Located approximately 40 miles southwest of Providence, RI and approximately 14 miles east of New London CT, this IBA includes a barrier beach system approximately 0.5 mile long with high beach, foreshore, primary dunes and back dune zonation. The barrier beach lies oceanward of a coastal pond which contains no permanent breachway to the ocean.

The IBA is located between the Misquamicut Section of Westerly, Rhode Island to the east and the Village of Watch Hill to the west. The beach is accessed via the western Terminus of Atlantic Avenue or via a trail from the Misquamicut Country Club.

{link:For IBA map, click here.|http://www.audubon.org/bird/iba/maps/RI/RI3475m_MaschaugIBA.pdf}

Ornithological Summary

This site supports the largest number of breeding Piping Plovers in Rhode Island. An average of 40.5 young/year have been fledged from this location over the past 6 years and therefore the site is likely to be a source of birds for suitable breeding areas in nearby Connecticut, Fisher's Island (NY), Block Island (RI), and other areas along the southern Rhode Island coast, such as Weekapaug Beach, the Ninigret Beach Management Area, and Moonstone Beach.

The barrier beach within this IBA also provides suitable nesting habitat for Least Tern (Sternula antillarum), with numbers fluctuating between 88-214 adults/year recorded over the last six years. The coastal pond provides feeding and roosting sites for long legged waders such as Great Egret (Ardea alba), Snowy Egret (Egretta thula) , Great Blue Heron (Ardea herodias), Green Heron (Butorides virescens), and Black-crowned Night Heron (Nycticorax nycticorax), as well as shorebirds, gulls, terns, and waterfowl.

Horned Larks (Eremophila alpestris), Snow Buntings Plectrophenax nivalis), and Savannah Sparrow (Passerculus sandwichensis),including the Ipswich subspecies use the barrier beach as migratory stopover and wintering habitat. The open waters offshore of Maschaug Beach support wintering congregations of waterfowl including: scoters Melanitta spp.), Long-tailed Duck (Clangula hyemalis) , Red-breasted Merganser (Mergus serrator), Horned Grebe (Podiceps auritus), Common and Red-throated Loons (Gavia immer and G. stellata), and Common Goldeneye(Bucephala clangula).

Northern Gannets (Morus bassanus)follow migratory schools of predatory fish (Striped Bass, Bluefish) along the nearshore waters during November to Early December.

Conservation Issues

This site, although privately owned, is located between two rather densely developed summer beach vacation developments. Foot traffic often spills over onto Maschaug Beach and nesting species must compete with humans and are susceptible to injury from foot traffic, vehicular traffic, direct predation by human pets, or opportunistic predators attracted by the presence of humans (e.g., gulls, crows, foxes, skunks, raccoons, and opossums).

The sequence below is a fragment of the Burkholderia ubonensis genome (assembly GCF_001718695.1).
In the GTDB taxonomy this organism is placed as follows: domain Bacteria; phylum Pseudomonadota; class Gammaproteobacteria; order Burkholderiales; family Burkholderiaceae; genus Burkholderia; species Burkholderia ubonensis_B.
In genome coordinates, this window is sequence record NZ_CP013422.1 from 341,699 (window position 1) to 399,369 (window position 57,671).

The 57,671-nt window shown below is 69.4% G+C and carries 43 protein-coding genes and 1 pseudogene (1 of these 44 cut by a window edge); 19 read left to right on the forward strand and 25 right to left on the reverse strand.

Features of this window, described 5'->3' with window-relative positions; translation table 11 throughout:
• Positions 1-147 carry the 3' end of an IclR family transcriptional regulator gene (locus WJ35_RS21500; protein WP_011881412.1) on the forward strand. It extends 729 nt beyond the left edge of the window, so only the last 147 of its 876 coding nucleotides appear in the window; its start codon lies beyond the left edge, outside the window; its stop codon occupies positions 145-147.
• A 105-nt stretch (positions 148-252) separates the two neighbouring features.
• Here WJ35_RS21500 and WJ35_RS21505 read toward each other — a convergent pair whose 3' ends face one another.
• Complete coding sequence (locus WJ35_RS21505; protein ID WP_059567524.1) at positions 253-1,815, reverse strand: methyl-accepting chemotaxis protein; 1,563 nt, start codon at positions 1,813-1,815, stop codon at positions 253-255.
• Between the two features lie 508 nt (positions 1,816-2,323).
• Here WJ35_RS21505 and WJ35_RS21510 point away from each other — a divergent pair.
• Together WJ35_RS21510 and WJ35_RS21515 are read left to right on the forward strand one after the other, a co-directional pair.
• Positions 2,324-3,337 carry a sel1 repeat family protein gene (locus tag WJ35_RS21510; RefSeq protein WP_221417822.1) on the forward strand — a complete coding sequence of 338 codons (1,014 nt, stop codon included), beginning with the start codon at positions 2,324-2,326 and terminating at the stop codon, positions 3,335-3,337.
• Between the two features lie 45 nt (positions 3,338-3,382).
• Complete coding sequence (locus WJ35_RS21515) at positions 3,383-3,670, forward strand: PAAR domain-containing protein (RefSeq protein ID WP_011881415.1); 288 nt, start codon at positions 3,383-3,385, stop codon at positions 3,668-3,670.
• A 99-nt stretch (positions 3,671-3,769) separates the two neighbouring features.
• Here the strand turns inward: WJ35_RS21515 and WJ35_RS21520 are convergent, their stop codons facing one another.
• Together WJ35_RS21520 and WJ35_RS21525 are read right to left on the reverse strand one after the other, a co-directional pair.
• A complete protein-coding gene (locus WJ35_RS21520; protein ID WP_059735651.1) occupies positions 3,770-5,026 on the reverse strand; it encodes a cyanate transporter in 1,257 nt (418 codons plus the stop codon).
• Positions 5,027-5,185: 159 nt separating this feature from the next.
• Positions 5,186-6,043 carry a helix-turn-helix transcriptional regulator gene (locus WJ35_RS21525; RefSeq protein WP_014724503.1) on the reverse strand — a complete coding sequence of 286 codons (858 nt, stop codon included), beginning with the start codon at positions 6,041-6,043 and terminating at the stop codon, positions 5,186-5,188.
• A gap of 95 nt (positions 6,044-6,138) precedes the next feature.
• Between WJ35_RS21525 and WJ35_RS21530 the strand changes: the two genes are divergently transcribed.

Natural threats include erosion during coastal storms, sea level rise, and hurricanes, all of which can alter the shoreline and potentially cause a loss of nesting habitat. However, these same natural processes are also an inherent component of the barrier beach system and may also serve to create new nesting sites. Therefore, the threat level of the natural processes is rated lower than those of human origin.

Ownership

This IBA lies within land owned by the Misquamicut Country Club from Ocean View Drive, oceanward to the highest high tide elevation.

Habitat

This site is a barrier beach system with foreshore, beach strand, primary dunes and back dune zonation. The beach strandprovides suitable nesting sites for Piping Plover and Least Tern. The barrier beach separates a series of coastal ponds, including Maschaug and Little Maschaug Ponds, from the Atlantic Ocean (Block Island Sound).. These coastal ponds contain a narrow fringe of coastal shrubland on their landward (northern) shores, beyond which the vegetation is constrained by either a roadway (Maschaug Pond) or golf course fairways (Little Maschaug Pond). On their ocean (southern) shorelines the ponds contain more extensive vegetation zones associated with the back dune system of the barrier beach. Evidence of historical storm washovers are apparent as fingerlike projections of upland protruding into the open water areas of the pond.

Land Use

This IBA is part of a private golf club. Members of the club use the area for passive recreation split roughly evenly among swimming/sunbathing, fishing, birding, and other passive recreation.

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